Portrait of John K Grubb

Texas Divorce and Prenuptial Agreement

4550 Post Oak Place, Suite 201 • Houston, Texas 77027-3139

Phone: 713-877-8800 • Fax: 713-877-1229

Proving Adultery for Your Divorce

Texas offers both no-fault divorces and fault divorces. The majority of divorces are no-fault ones where two spouses simply state in their divorce petition that they have irreconcilable differences and are unable to continue on in the marriage (the official legal term is “insupportability” in Texas). As we discussed Monday, all states today offer no-fault divorces, but in many, including Texas, divorce where one spouse blames the other, a fault divorce, is still an option that can have different consequences from those of a no-fault divorce.

Proving fault during your divorce case

The grounds in Texas for a fault divorce are adultery, cruel treatment, abandonment, incarceration, confinement to a mental hospital, or living apart for at least three years. As you might expect, if you allege fault when you file for divorce, your case will likely go much less than smoothly than if you and your spouse filed for a no-fault divorce. This is because you have to prove the fault in court.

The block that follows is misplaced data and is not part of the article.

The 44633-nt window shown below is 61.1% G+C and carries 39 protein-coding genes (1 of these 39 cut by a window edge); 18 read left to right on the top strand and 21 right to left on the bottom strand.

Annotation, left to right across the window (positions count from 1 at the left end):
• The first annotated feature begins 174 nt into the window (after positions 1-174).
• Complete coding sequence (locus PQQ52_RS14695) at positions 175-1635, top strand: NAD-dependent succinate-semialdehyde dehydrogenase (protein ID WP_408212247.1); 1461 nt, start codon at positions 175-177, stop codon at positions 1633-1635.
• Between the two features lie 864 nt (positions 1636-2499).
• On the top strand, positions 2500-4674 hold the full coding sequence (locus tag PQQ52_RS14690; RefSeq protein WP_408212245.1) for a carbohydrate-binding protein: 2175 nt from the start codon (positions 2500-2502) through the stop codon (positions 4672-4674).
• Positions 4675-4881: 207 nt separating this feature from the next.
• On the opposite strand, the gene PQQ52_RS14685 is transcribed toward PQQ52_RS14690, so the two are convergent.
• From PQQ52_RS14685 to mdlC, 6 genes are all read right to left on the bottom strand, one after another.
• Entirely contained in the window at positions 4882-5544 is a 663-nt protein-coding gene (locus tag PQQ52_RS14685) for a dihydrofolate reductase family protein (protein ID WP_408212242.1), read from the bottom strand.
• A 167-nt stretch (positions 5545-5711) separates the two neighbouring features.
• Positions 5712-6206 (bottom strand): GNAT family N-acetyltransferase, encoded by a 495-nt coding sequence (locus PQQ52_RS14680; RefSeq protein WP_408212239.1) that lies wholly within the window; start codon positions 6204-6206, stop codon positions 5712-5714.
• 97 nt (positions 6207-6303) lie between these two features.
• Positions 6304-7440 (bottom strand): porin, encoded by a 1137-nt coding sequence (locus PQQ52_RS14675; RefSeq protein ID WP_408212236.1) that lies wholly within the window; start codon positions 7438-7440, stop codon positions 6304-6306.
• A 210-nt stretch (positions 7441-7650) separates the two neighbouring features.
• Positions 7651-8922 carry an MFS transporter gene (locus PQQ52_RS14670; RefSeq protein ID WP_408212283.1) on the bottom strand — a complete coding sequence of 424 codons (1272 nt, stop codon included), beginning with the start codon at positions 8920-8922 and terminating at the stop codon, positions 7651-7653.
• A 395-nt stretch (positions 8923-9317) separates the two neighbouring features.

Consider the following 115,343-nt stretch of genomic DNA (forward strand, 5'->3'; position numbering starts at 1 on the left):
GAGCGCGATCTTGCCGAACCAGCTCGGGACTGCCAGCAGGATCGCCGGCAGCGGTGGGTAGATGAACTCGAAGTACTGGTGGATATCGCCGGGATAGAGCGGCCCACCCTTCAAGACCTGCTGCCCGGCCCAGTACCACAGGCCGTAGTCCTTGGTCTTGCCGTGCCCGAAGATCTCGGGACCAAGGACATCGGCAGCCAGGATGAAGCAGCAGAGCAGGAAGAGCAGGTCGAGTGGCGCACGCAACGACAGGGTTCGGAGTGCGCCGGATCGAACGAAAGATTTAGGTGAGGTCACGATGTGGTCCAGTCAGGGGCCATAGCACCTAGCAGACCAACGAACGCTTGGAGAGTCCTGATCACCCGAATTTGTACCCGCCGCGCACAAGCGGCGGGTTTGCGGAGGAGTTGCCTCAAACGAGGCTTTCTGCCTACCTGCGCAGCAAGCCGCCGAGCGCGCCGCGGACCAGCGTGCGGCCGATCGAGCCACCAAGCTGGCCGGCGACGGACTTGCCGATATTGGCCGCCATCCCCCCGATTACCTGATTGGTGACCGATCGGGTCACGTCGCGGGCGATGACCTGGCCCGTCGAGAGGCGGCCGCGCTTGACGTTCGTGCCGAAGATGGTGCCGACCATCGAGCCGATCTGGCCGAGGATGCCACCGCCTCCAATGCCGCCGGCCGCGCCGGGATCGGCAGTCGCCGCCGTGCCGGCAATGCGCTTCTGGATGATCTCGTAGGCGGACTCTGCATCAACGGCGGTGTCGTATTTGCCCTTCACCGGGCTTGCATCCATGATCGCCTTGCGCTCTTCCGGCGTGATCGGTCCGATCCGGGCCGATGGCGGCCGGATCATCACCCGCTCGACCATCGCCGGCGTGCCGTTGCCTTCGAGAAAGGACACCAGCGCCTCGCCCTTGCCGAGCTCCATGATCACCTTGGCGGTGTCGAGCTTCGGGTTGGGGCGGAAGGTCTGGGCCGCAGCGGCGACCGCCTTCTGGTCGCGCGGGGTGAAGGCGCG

Consider the case of having to prove adultery on the part of your spouse. You need to have more than suspicions or clues of adultery because you will have to convince a judge that your spouse actually committed the adultery. Proving the adultery can be time consuming and expensive if you do not have outright evidence of it.

If you do need to put in some work in order to prove adultery, you and your attorney should weigh the costs and benefits of proving fault versus the impact the fault will have on your divorce decree. Texas is a community property state, meaning that property that a couple acquires during the course of their marriage is presumed to belong to both of them. If you prove fault, this can result in a financial settlement tilted in favor of the spouse who did not commit adultery. But, your case ultimately depends on the judge before whom you and your spouse find yourselves. Some judges may be more forgiving towards adultery, and the ultimate impact on your divorce settlement could be little.

Have you been involved in a fault divorce case? How difficult did you find the process of proving fault?

John K. Grubb & Associates, P.C. – Houston divorce attorneys

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